Why You Should Celebrate and Nurture Your Weirdness

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My nephew sent me a picture of one of his cupcake creations this morning.

Always Nurture What Makes You Weird

He’s a young, single guy living on his own; hardly the first person you would think of as an enthusiastic cupcake baker. But he definitely is;  check out some recent pictures he’s sent me.

Having an unusual interest runs in his family. Among her other hobbies, his Mom enjoys dressing her bearded dragon and other pets up in costumes to celebrate the holidays.


Shark week

A photo posted by kmoore218 (@kmoore218) on

We can’t really point fingers in our family, though. This weekend, my husband is making a pilgrimage to Cleveland to attend a convention for lovers of the band Devo, where he will perform, in costume, with  Devomatix, his Devo Tribute band. He could not be more excited.

Always Nurture What Makes You Weird
Devomatix – my husband is the one… oh gosh, I can’t tell from this picture!

As for me, I’m sad to say that I think my most unusual quality is that I have a blog for midlife women. 

That wasn’t always the case. I was a pretty weird kid. In elementary school, I lived in a world of books and imagination. I wanted to be a writer and somewhere there’s a stack of the not-bad-for-a-kid stories I wrote then. I actually took a correspondence course (remember those?) with my mother in How to Write and diligently completed all the exercises.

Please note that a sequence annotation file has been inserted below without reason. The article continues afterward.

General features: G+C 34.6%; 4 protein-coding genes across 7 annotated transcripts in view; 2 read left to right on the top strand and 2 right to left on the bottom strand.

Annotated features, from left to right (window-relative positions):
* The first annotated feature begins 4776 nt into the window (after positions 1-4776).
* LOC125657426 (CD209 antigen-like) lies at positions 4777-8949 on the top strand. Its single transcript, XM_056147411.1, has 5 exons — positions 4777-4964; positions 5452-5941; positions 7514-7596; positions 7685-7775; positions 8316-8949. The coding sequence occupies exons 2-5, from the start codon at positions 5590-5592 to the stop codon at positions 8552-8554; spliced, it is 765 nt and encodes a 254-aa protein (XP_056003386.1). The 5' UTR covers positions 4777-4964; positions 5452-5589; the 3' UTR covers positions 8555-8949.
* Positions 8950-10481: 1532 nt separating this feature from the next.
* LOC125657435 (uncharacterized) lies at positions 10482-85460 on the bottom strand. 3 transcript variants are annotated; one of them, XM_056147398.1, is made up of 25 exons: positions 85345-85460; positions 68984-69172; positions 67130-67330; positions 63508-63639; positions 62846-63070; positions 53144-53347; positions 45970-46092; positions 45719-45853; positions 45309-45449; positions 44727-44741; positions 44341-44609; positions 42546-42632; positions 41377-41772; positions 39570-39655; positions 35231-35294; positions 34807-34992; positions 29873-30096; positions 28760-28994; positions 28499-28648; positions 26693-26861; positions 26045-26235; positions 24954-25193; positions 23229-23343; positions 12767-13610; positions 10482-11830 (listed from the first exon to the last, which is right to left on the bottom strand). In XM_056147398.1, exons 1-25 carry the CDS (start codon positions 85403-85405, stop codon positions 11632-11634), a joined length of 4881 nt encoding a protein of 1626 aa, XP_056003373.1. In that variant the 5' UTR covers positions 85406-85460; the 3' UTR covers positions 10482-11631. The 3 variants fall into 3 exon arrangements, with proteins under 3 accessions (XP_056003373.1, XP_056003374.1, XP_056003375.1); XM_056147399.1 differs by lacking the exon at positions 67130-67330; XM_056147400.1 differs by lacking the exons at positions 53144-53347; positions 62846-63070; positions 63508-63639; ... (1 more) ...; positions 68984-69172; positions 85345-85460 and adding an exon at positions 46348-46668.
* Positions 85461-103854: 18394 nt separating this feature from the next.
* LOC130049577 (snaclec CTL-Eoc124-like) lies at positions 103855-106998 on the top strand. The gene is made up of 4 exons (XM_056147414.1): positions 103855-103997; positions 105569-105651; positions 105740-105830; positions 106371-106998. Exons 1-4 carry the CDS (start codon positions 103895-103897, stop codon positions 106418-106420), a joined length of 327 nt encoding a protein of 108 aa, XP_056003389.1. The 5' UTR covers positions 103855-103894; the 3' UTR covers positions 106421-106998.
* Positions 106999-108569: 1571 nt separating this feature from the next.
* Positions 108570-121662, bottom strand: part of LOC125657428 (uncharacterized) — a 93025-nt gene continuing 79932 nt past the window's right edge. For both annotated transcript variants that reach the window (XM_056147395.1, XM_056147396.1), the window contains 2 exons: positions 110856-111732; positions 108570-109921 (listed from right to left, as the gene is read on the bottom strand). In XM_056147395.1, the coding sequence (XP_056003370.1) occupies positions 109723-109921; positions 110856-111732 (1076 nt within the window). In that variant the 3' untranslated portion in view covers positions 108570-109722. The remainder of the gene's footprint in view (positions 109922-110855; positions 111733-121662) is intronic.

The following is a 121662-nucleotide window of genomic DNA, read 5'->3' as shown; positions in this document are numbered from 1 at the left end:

I played with “paper dolls” I cut out of discarded Sears catalogs and made up elaborate stories for them for much longer than I would have ever admitted to any of my friends.

And that ended up being a problem. While I was in my bedroom reading the Narnia books over and over again, my peers were growing up. When we started Sixth Grade, I learned to my chagrin that girls and boys who are sneaking off for behind-the-playground games of Spin the Bottle aren’t interested in hearing stories about magic wardrobes and other worlds.

I wanted to get in on the Spin the Bottle action. (Spoiler alert: it didn’t happen.) So, like many adolescents, I began a years-long effort to hide any part of myself that stood out. Eventually, I hid those parts so well that even I forgot about them.

I regret that so much. I have friends who spent their high school years making short films with their friends, friends who learned to play guitar or other instruments, even friends who kept writing short stories. Meanwhile, I grew into a woman who cared all too much about what other people think. I was the classic people pleaser because I spent years nurturing the part of me that cared too much about what people think instead of nurturing the true part of me, the weird and fun part.

The good news is that it’s not too late. I’ll soon have no children at home to be humiliated by my very existence. And when your husband is in a Devo Tribute band, the bar for the amount of humiliation you can bring to the family is very, very high. My interests at the moment aren’t all that esoteric: reading, writing, photography, cooking. But I’m looking for a chance to let my freak flag fly and I’m hoping you guys will join me for the journey.

In the meantime, let’s all be inspired, as I am so frequently, by Southern Culture on the Skids.